Fine Artists, Including Painters, Sculptors, and Illustrators

What they do:

Create original artwork using any of a wide variety of media and techniques.

On the job, you would:

  • Use materials such as pens and ink, watercolors, charcoal, oil, or computer software to create artwork.
  • Integrate and develop visual elements, such as line, space, mass, color, and perspective, in order to produce desired effects such as the illustration of ideas, emotions, or moods.
  • Confer with clients, editors, writers, art directors, and other interested parties regarding the nature and content of artwork to be produced.
  • Submit preliminary or finished artwork or project plans to clients for approval, incorporating changes as necessary.
  • Maintain portfolios of artistic work to demonstrate styles, interests, and abilities.
  • Create finished art work as decoration, or to elucidate or substitute for spoken or written messages.
  • Cut, bend, laminate, arrange, and fasten individual or mixed raw and manufactured materials and products to form works of art.
  • Monitor events, trends, and other circumstances, research specific subject areas, attend art exhibitions, and read art publications in order to develop ideas and keep current on art world activities.
  • Study different techniques to learn how to apply them to artistic endeavors.
  • Render drawings, illustrations, and sketches of buildings, manufactured products, or models, working from sketches, blueprints, memory, models, or reference materials.

Knowledge

  • Fine Arts
  • Knowledge of the theory and techniques required to compose, produce, and perform works of music, dance, visual arts, drama, and sculpture.
  • Design
  • Knowledge of design techniques, tools, and principles involved in production of precision technical plans, blueprints, drawings, and models.
  • Customer and Personal Service
  • Knowledge of principles and processes for providing customer and personal services. This includes customer needs assessment, meeting quality standards for services, and evaluation of customer satisfaction.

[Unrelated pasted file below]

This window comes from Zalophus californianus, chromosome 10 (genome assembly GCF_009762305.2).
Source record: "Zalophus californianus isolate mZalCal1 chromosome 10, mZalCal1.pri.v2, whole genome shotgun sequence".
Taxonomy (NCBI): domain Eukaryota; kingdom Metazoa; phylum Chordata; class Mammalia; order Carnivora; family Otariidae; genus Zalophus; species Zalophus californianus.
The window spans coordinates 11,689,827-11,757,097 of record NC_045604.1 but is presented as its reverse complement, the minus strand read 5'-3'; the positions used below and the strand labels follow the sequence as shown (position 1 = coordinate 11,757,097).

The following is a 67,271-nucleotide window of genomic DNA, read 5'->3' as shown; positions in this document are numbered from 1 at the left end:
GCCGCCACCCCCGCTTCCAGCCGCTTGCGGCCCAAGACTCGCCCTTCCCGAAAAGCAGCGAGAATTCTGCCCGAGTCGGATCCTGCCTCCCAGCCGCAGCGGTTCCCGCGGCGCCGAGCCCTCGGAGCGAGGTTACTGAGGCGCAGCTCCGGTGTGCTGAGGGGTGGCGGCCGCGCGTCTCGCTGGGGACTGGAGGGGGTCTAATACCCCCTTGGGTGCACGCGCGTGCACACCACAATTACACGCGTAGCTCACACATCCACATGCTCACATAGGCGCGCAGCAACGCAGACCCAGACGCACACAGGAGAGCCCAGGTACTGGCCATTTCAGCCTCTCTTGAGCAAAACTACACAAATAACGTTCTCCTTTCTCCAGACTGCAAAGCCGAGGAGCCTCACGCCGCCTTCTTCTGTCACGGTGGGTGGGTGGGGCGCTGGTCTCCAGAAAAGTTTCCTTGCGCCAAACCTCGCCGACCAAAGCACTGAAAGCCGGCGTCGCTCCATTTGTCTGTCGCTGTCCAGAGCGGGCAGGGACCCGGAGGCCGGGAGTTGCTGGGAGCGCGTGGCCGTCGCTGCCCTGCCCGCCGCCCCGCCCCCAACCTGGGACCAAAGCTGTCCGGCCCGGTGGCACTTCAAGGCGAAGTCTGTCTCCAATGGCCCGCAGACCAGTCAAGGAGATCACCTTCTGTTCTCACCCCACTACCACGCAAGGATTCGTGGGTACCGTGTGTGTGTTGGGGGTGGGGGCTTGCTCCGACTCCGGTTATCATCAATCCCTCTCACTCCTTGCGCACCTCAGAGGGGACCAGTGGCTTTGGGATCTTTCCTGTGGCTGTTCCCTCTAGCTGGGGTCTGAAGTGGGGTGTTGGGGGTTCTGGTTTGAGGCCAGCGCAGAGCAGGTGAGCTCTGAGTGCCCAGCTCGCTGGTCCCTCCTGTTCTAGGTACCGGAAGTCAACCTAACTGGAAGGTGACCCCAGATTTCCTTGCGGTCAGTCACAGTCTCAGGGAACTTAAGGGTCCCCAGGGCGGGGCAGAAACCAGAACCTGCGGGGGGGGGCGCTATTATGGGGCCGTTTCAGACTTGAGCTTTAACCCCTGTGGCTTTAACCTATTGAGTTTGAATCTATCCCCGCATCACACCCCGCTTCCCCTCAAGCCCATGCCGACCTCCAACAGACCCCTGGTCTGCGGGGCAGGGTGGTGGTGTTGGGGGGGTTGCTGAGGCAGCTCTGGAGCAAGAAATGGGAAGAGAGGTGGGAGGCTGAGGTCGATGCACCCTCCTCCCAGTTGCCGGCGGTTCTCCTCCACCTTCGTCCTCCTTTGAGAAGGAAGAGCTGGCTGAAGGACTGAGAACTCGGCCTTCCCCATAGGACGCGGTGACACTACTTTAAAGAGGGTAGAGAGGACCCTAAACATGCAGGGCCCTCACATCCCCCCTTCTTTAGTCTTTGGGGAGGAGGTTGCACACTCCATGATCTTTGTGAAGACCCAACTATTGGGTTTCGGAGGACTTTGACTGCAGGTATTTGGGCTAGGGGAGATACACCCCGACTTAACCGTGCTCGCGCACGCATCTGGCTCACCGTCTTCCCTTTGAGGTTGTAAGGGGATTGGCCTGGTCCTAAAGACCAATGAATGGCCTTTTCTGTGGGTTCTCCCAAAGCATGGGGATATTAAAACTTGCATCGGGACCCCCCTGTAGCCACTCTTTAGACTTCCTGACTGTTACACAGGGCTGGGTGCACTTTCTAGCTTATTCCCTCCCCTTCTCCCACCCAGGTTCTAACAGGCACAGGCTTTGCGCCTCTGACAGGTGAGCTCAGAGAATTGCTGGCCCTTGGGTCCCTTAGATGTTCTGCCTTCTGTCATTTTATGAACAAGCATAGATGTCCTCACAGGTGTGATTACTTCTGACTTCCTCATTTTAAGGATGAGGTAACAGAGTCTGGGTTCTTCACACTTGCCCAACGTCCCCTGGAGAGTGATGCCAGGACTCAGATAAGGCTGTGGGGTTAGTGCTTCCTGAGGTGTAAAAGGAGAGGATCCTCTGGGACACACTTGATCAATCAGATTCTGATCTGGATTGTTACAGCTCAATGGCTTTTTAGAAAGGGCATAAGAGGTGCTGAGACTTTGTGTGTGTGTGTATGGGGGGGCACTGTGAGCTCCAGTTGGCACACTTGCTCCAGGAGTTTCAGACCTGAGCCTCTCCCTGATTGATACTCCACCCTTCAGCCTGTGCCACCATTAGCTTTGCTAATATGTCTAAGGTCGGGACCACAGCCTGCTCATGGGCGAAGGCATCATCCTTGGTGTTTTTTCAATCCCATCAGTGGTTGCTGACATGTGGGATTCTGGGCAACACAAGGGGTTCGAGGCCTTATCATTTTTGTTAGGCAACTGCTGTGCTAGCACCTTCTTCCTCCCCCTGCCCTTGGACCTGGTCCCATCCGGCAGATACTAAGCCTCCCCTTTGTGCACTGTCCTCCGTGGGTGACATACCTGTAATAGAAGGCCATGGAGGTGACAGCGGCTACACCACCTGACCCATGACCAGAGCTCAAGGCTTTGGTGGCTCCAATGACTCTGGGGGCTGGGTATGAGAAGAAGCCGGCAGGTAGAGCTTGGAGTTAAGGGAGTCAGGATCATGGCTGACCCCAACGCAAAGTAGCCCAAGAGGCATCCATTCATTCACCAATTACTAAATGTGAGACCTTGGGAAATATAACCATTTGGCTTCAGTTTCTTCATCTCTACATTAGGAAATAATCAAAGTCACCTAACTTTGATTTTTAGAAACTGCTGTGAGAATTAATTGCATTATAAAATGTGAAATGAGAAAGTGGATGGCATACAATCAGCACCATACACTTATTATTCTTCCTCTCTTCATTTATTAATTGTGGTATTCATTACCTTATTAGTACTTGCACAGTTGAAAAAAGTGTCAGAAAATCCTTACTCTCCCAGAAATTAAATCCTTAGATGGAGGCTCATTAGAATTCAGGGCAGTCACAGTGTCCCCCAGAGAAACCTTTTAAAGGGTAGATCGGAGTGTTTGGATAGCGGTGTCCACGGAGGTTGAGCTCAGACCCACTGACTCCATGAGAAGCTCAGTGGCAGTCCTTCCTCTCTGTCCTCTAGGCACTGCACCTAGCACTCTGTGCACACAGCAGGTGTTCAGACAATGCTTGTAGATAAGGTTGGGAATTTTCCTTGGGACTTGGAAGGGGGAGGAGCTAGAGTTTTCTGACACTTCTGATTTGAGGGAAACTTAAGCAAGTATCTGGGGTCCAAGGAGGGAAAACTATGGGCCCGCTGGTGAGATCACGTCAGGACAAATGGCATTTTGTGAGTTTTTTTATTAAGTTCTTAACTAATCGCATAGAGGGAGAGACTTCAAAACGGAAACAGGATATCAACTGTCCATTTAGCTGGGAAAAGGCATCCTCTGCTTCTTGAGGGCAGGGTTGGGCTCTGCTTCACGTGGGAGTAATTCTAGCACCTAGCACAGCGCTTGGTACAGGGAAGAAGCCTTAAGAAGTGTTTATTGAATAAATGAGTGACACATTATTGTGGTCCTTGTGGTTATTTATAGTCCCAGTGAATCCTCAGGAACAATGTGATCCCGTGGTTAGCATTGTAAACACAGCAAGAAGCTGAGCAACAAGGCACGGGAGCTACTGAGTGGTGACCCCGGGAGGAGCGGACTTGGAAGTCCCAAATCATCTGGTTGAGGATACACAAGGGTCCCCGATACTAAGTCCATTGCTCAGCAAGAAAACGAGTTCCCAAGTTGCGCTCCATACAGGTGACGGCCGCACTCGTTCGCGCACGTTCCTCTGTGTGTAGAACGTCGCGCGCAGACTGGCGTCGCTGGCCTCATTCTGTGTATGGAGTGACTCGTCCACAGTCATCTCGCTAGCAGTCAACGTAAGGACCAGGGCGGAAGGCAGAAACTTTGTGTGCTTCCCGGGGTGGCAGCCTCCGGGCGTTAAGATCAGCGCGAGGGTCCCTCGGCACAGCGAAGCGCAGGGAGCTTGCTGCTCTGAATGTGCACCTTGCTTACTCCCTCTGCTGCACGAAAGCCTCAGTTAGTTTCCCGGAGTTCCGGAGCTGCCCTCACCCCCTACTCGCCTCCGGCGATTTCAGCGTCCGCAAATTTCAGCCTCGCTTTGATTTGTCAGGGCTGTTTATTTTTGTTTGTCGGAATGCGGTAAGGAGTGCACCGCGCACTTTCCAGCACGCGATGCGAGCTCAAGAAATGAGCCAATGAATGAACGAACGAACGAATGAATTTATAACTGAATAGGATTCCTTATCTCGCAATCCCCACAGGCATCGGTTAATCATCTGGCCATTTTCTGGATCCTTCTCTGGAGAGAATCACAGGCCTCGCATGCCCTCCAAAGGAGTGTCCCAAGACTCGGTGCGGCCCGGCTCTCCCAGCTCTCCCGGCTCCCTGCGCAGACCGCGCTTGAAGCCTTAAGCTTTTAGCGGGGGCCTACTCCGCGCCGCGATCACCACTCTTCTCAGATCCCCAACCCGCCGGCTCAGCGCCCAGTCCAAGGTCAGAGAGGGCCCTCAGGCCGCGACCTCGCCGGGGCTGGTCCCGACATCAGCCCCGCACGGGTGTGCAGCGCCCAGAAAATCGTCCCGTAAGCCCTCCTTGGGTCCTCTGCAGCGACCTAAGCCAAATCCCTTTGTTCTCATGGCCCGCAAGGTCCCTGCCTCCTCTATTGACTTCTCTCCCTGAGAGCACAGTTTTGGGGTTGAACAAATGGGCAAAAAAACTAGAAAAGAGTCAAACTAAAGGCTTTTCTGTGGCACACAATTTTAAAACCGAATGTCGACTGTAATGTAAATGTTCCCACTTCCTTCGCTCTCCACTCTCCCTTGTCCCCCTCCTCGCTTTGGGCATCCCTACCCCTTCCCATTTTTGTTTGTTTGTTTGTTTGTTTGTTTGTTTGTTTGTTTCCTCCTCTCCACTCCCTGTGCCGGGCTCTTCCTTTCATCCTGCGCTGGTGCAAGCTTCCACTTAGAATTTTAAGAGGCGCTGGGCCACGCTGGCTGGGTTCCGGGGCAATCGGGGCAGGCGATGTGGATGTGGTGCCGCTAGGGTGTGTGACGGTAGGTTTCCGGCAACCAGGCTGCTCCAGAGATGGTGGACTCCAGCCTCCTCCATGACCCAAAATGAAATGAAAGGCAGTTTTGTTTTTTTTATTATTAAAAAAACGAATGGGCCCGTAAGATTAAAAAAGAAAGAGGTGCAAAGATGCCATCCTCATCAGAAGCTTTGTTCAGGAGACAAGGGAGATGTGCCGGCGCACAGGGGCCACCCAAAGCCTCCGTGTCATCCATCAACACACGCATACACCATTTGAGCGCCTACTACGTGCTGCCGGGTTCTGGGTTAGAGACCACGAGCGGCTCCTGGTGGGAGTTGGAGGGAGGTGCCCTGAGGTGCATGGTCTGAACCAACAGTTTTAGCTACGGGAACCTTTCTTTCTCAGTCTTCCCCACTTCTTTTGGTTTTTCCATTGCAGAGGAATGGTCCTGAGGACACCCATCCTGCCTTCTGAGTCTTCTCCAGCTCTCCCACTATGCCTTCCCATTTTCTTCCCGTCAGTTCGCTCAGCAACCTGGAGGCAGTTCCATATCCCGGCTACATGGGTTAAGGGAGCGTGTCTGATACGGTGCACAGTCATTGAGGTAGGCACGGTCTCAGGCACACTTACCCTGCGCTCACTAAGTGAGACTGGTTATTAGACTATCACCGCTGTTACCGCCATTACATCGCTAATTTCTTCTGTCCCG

• Sales and Marketing
  • Knowledge of principles and methods for showing, promoting, and selling products or services. This includes marketing strategy and tactics, product demonstration, sales techniques, and sales control systems.
  • English Language
  • Knowledge of the structure and content of the English language including the meaning and spelling of words, rules of composition, and grammar.
  • Production and Processing
  • Knowledge of raw materials, production processes, quality control, costs, and other techniques for maximizing the effective manufacture and distribution of goods.
  • Administration and Management
  • Knowledge of business and management principles involved in strategic planning, resource allocation, human resources modeling, leadership technique, production methods, and coordination of people and resources.
  • Mathematics
  • Knowledge of arithmetic, algebra, geometry, calculus, statistics, and their applications.
  • Mechanical
  • Knowledge of machines and tools, including their designs, uses, repair, and maintenance.
  • Computers and Electronics
  • Knowledge of circuit boards, processors, chips, electronic equipment, and computer hardware and software, including applications and programming.

Skills

  • Active Learning
  • Understanding the implications of new information for both current and future problem-solving and decision-making.